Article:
In modern times, there is a revival of the tradition of wassailing amongst many of the orchards across our land.
What is wassailing? It is an old custom of blessing the trees and the land to ensure a good harvest in the following Autumn. In modern times we have been conditioned to think that we can simply pop down the supermarket and get any kind of fruit at any time of the year, but in times gone by, we were much more connected to the land; failure of a crop could spell disaster for a local community which depended upon the orchard’s produce.
It seemed appropriate to give thanks for, and bless the trees and surrounding landscape. To do this we sang songs, made loud noises, traditionally to scare away the evil spirits that may lurk in there. We also poured cider into the roots of each tree and put cider soaked toast into the branches of them. Nowadays we know that this helps feed the trees as they prepare to burst forth in bud in the early spring, and attract birds to the trees so that they can also peck off any insects there which may harm the trees. All in, it is allowing the community to bless the land, and in return the land will bless us back.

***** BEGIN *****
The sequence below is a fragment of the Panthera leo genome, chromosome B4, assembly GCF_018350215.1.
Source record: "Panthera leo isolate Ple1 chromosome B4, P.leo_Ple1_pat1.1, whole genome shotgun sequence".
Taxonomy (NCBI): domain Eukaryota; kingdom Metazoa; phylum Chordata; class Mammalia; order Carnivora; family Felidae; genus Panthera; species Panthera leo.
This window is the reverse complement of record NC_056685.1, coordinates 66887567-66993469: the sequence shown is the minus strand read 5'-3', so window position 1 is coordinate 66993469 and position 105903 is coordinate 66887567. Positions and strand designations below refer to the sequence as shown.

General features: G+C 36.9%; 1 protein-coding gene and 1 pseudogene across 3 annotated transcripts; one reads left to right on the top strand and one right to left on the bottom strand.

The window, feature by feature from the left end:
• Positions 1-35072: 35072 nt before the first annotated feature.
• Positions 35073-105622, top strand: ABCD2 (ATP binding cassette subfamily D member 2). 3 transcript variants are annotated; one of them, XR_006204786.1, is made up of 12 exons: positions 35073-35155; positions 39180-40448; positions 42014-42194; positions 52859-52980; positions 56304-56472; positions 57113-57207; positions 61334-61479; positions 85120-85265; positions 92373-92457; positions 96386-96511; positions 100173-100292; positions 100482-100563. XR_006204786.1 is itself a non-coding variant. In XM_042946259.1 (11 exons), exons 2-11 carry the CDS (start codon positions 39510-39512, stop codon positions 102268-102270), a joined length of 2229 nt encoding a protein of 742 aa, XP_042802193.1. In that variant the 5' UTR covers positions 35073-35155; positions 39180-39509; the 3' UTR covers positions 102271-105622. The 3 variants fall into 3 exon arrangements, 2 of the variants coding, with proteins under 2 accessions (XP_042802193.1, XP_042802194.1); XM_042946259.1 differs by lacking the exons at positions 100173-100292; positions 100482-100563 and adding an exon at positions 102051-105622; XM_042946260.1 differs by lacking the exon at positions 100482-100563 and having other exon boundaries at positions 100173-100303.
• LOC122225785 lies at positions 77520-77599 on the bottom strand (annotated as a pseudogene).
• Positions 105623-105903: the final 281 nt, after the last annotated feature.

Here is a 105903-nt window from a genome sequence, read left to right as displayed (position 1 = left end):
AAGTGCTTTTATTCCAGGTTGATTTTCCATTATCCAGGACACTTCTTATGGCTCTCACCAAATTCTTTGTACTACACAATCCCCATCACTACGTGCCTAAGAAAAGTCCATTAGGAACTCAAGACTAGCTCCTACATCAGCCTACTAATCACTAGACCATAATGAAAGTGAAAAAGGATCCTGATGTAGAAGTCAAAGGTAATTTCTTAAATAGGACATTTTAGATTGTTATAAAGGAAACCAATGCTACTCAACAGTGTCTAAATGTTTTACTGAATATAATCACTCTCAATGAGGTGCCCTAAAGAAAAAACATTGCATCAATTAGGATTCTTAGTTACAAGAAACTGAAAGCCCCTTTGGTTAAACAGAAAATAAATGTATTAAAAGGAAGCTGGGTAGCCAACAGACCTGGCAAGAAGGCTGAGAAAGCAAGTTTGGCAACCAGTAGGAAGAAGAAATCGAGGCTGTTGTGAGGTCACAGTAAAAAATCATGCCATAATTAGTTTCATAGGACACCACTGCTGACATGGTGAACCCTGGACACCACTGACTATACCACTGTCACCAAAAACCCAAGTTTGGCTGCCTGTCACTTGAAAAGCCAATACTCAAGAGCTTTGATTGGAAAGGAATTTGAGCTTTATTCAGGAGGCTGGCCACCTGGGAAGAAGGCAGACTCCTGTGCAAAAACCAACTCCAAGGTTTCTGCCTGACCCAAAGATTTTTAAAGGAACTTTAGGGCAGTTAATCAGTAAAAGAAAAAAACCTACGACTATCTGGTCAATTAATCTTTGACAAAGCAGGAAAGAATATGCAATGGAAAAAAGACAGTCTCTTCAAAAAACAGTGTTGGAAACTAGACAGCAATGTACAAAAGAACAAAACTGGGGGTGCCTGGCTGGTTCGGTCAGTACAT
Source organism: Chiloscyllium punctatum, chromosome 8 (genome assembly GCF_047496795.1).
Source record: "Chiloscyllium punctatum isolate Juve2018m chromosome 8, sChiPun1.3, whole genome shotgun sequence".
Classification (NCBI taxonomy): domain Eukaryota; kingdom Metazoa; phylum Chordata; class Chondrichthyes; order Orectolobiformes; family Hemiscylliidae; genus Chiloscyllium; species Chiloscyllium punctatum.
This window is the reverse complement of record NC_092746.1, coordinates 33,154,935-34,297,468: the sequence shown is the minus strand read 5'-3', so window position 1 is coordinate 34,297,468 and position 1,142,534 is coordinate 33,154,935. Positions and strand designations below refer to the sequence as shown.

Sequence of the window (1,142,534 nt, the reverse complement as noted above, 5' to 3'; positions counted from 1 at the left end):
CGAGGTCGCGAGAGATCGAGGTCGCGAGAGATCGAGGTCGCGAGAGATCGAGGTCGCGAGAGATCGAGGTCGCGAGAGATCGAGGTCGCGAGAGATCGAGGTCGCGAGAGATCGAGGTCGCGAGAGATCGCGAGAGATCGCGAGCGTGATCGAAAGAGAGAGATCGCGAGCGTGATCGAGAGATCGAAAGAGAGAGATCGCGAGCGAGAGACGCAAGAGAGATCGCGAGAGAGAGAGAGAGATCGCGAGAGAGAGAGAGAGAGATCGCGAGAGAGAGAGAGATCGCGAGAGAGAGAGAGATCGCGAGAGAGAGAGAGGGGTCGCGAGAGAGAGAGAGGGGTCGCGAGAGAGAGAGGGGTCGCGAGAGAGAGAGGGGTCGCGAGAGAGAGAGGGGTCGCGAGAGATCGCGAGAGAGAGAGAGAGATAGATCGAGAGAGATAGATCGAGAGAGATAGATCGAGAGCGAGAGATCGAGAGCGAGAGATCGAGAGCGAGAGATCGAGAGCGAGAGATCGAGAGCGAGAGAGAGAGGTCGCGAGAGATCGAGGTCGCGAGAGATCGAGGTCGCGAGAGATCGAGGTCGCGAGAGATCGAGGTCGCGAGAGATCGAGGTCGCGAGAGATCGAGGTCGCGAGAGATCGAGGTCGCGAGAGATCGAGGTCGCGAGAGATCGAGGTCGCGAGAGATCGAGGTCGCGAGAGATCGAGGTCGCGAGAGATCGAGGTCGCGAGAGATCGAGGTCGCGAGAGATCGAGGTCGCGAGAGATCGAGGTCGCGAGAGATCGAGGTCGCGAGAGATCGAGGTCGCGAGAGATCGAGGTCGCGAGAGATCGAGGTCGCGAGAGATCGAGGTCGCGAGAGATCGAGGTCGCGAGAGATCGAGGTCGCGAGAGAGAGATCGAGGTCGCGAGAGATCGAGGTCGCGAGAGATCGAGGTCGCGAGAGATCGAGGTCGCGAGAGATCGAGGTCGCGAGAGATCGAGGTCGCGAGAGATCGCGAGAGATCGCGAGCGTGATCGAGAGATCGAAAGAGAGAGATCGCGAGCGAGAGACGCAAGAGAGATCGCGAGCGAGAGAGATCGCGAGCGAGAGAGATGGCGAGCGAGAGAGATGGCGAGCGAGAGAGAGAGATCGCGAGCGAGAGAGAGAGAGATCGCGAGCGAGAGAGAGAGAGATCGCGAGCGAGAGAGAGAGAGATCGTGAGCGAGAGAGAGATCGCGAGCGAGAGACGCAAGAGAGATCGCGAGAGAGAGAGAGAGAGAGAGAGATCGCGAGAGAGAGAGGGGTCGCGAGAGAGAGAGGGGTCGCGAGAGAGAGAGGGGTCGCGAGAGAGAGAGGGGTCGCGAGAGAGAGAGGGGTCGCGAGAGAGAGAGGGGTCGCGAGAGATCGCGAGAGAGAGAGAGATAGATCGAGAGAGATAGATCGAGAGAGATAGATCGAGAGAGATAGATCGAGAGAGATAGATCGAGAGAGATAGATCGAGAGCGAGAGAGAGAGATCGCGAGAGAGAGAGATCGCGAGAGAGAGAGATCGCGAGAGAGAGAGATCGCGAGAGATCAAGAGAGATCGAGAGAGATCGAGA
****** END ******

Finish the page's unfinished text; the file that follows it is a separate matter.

Afterwards, we drank mulled cider and apple juice, and ate a selection of apple based cakes (including gluten free ones!).
A fun time was had by all, and we all agreed we should do this again in the following year.
Here’s a clip from a similar event held at another orchard in our fair and green land: